Chaos continues in Calais as massive migrant camp dismantled; protests in Paris
Demolition at a sprawling migrant encampment in the northern French city of Calais continued Wednesday. Humanitarian groups say evictions have been “brutal” and protesters in Paris are calling for the demolitions to stop. FSRN’s Khaled Sid Mohand reports.
Immigration advocates and aid groups say local authorities demolishing a massive refugee camp in Calais are brutally evicting migrants camped there, deploying rubber bullets and tear gas. Fire broke out in the makeshift camp, known as The Jungle, on Monday as clashes erupted between refugees, anti-border activists and the riot police who came to dismantle the southern part of the camp. Located on the outskirts of the northern coastal city, estimates range from 3500 to 7000 refugees had sheltered there, mainly from Syria, Afghanistan, Sudan and Eritrea — hoping for a chance to sneak onto trucks headed for Britain.
“They don’t want refugees to come to France,” says Denis Goddard, a 50-year-old activist who organized a demonstration on the Republic Square in Paris to protest the French immigration policy. “They want to frighten them, they chase them from everywhere they are.”
Rain, wind and cold weather didn’t stop 31-year-old Sudanese national Azzam Ali from taking part in the action.
“We came today because we want all the French people and all the world know what happened in Calais yesterday and what’s happening for us everyday,” Ali said. “I live in the street, sleep in the street and the police not let me to sleep in the streets also.”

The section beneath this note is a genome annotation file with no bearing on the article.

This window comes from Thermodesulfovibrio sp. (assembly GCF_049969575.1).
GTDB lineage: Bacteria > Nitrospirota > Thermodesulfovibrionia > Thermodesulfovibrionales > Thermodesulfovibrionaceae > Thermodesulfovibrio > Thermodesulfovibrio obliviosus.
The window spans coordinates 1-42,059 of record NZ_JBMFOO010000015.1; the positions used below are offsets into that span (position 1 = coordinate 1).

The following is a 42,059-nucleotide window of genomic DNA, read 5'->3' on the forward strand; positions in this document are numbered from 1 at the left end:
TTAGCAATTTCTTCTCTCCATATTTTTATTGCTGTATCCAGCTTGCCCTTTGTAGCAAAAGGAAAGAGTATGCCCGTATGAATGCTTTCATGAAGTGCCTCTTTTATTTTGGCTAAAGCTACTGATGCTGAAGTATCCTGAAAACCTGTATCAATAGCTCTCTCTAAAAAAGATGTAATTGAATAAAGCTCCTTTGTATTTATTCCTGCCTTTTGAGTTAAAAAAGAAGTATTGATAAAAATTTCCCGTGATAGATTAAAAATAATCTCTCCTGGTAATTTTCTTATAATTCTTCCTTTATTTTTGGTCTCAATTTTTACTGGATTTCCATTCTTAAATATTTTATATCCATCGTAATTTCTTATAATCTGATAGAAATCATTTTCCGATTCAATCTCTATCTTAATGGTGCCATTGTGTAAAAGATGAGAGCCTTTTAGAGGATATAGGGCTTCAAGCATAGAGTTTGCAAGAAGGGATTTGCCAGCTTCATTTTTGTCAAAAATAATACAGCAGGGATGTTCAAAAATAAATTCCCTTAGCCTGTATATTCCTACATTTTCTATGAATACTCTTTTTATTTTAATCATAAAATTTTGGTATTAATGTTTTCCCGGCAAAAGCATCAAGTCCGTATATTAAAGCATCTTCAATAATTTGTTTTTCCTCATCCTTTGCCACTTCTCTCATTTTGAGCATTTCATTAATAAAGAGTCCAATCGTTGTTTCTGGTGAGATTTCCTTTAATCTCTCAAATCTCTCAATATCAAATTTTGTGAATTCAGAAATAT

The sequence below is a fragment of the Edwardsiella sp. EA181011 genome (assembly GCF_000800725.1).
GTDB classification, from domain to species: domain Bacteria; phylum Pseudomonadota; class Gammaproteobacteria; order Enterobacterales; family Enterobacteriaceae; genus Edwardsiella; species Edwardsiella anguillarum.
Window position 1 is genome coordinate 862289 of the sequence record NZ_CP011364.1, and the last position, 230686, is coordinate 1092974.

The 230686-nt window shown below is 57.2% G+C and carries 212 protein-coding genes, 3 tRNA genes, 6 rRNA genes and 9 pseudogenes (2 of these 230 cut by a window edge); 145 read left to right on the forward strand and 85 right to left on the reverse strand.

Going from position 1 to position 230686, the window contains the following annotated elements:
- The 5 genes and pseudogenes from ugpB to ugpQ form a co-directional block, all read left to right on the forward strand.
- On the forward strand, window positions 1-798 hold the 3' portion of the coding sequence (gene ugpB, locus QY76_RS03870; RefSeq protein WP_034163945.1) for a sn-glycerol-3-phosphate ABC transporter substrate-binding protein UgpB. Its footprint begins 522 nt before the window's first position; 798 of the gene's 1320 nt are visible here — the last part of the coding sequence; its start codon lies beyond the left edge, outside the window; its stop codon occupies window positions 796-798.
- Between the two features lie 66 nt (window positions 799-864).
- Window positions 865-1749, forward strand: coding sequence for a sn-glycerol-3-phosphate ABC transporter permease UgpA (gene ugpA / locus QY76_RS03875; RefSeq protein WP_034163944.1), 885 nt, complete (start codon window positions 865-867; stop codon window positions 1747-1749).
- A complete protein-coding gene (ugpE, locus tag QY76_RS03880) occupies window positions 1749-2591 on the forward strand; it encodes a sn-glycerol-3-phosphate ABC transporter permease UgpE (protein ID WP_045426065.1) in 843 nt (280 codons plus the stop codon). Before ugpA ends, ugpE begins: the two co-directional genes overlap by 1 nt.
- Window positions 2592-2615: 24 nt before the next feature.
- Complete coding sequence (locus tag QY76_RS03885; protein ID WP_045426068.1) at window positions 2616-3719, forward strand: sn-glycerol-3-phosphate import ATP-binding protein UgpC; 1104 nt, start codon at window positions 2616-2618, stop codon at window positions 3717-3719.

While most observers agree living conditions for refugees in Calais’ Jungle are horrible, the situation for refugees recently arrived in Paris is even worse. Hundreds of people sleep in the streets, exposed to bitterly cold temperatures and afraid of police harassment. One migrant recently caught a police officer on tape as he routed a group sleeping in the street in the middle of the night.
“I don’t care, you have to go,” the officer says threateningly. “You, you don’t respect this country, you spit on this country. I don’t give a sh*t. You pack your staff and you go. If you don’t move along, we’ll make you move. You understand?”
As demolition continues in The Jungle, some refugees who have not been resettled by state or local authorities are already flowing back to Paris, increasing the number of destitute refugees in the streets of the French capitol.